Interestingly Glenigan only blames this recent slowdown ‘in part’ on the political situation. A glance at the figures over the last decade show that the peak value of project starts was actually back in January 2015 and that the lowest point in recent times was in December the same year.

Glenigan value of proejct starts

Glenigan value of proejct starts

To support this, in July, John McRae of ORMS insightfully pointed out that Brexit had only ’crystallised some of the uncertainty that has been around the property market for the past six to nine months.’

What is more, these topline Glenigan figures only reflect the direction of the industry on a national level. Regionally the situation varies massively.

At the beginning of September the NHBC revealed its latest figures for the number of new homes registered in the UK. Nationally 10,533 new homes were registered in July 2016, compared to 15,151 in the same month in 2015.

But comparing similar rolling quarters from 2015 to 2016 (May-July), there had been a significant growth in registrations:the North East (+28 per cent), Yorkshire & Humberside (+25 per cent) and the South West (+11 per cent).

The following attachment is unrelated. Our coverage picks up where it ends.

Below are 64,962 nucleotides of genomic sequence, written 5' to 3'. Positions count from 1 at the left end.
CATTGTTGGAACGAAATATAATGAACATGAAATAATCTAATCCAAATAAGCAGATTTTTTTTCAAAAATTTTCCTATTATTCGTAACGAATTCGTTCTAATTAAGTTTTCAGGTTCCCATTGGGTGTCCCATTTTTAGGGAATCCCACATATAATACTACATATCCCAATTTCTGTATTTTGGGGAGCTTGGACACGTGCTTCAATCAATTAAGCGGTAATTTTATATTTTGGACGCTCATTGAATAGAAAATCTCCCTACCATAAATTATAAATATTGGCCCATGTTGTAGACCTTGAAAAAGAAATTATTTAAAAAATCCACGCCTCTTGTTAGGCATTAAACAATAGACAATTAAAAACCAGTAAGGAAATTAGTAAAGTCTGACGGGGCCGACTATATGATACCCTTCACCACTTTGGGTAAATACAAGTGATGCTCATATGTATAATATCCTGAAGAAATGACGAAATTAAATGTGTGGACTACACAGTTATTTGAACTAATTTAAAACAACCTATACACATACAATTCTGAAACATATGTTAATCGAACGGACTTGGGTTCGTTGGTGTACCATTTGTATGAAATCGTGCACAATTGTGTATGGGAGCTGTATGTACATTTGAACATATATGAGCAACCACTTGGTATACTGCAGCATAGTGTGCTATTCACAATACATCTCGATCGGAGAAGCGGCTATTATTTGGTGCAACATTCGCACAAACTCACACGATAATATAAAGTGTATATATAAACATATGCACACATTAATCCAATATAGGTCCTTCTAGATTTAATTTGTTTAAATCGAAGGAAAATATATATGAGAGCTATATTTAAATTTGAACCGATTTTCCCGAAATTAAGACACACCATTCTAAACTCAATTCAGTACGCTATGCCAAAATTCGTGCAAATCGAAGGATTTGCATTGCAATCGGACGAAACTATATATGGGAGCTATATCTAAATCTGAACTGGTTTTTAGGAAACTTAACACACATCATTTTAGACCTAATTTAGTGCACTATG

The housing situation in London, in contrast, seems less healthy.

According to new research by residential property consultants JLL, the number of new-builds and planning applications for homes in the capital had ’dropped like stones’ during 2016.

For the first two quarters of 2016 the number of starts on site for residential schemes in London was down 58 per cent, with only 3,670 units started over the period compared with 8,750 in the last half of 2015.

Planning applications, JLL uncovered, had also dropped significantly to 8,240 in the first six months of 2016 combined - down 17 per cent from 9,870 in the last two quarters of 2015.

Jll london new housing figures

Jll london new housing figures

Source: JLL

Again JLL blamed a number of factors for the apparent development slowdown - the EU Referendum being only one of them.

While the Brexit situation may have ’distracted’ the market, the property consultant highlighted how the sales market had already beginning to ease during the latter half of 2015 and that construction activity appeared to have reached a post-recession peak.

The market, JLL added, had then been stunned by the 3 per cent additional stamp duty tax, which was confirmed in former chancellor George Osborne’s March Budget.

To muddy the waters further, new data by the Office for National Statistics (ONS) seem to show the Brexit vote has had little impact on the UK economy.

The ONS’ chief economist Joe Grice said: ’The referendum result appears, so far, not to have had a major effect.’

However a number of sources have told the AJ that the real impact of the EU Referendum vote, and the potential knock-on effect on workloads and practices, may not be truly known until early next year.

Until then Brexiteers and Remainers will pick what they want out of the figures.